Note the emphasis on birth defect please. A Trans activist took great offense at the phrase birth defect firing back with; “I do not have a birth defect. If you feel like you have a birth defect, fine. That’s how you feel. Go feel that. Do not put it onto me. Do not define me that way, and do not define other trans people that way unless they claim that label.”

According to authors Genny Beemyn and Sue Rankin,the cruelest form of discrimination young transgender people face is within their homes.

“Our research suggests that transgender people recognize themselves as being different from the gender assigned to them at birth when they are, on average, 5 years old. But most, including almost all the male-bodied children who recognized themselves to be girls, could not act on that understanding.

“If they dared reveal their feelings to their families, they were often forcefully told that they were their birth gender and punished for their gender-transgressive behavior. The families that were supportive frequently found that administrators at their child’s school knew little about transgender issues and were hostile toward the gender transition of a student.”

With the Internet providing ready access to information and resources, more and more children are realizing that they are transgender at a young age and seeking to transition before they go through the “wrong” puberty — but those who do often face harsh reactions from other family members, teachers, and parents.

The ultimate manifestation of discrimination is of course simply murder or the horrific beating of a transgendered person which in many cases leaves a permanent disfigurement if not physically then spiritually.

Beemyn and Rankin ask the obvious, “How, then, do we prevent these children from being rejected? How do we end the climate of hatred and fear that has claimed the lives of many transgender people?”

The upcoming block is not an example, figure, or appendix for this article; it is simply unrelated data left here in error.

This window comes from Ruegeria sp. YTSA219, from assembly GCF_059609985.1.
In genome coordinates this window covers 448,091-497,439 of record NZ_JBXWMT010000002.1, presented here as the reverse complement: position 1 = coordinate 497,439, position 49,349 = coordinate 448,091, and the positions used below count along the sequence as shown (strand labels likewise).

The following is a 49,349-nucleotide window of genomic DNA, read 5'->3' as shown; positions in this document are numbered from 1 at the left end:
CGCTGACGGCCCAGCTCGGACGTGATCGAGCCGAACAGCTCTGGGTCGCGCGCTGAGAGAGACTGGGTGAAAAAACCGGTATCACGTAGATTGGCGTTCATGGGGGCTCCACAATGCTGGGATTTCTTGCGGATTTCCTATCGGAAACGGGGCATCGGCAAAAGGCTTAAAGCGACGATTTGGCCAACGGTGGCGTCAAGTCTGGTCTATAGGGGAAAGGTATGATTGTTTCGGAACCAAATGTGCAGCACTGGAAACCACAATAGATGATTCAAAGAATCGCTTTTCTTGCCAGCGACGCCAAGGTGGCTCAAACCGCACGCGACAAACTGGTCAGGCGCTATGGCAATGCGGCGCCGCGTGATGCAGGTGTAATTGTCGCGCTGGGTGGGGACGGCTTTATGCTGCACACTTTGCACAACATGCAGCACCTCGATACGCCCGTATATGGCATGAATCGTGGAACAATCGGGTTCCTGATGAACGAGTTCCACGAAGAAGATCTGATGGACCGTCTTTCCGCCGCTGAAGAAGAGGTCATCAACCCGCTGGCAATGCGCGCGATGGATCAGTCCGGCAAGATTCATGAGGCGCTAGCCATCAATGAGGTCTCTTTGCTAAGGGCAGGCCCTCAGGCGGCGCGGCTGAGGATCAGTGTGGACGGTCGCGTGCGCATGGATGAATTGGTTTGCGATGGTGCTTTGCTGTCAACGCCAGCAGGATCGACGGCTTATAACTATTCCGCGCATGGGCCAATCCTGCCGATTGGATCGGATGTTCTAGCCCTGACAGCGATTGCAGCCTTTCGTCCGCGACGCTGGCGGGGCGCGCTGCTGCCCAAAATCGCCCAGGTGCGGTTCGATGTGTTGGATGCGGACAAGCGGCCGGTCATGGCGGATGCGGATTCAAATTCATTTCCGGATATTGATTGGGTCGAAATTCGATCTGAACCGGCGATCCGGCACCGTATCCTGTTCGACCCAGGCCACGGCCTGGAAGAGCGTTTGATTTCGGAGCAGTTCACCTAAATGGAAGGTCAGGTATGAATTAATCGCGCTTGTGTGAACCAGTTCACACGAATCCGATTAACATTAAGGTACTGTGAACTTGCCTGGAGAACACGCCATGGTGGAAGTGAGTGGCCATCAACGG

“We believe that K-12 schools and colleges must take the lead in recognizing and educating about gender diversity. They must implement nondiscrimination policies inclusive of gender identity and expression to protect transgender youth, and they must educate students about the full richness and diversity of gender.

“For if we are to no longer need the Day of Remembrance in the future, society has to move beyond the binary of two unchanging genders — and if we teach our children well, they can be the ones who will bring about that day.

I agree with Beemyn and Rankin’s assessment without reservation.

Before the European settlers invaded the vast open spaces of North America, importing their toxic brand of Christianity that, quite literally, destroyed numerous native Indian cultures, the tribes of those first nations recognized the value of those members that they referred to as “two spirits.”

It is sad that even today the legacy of the bias of their so-called religious leadership sees only their brand of peculiar theology as the “correct” way for society to live.

This toxic imperative makes life a misery for the transgender community and in particular, those who are also of a minority in the population. The first nations valued this diversity — those Europeans invaders and their descendants, and a majority of today’s societies, do not.

South Carolina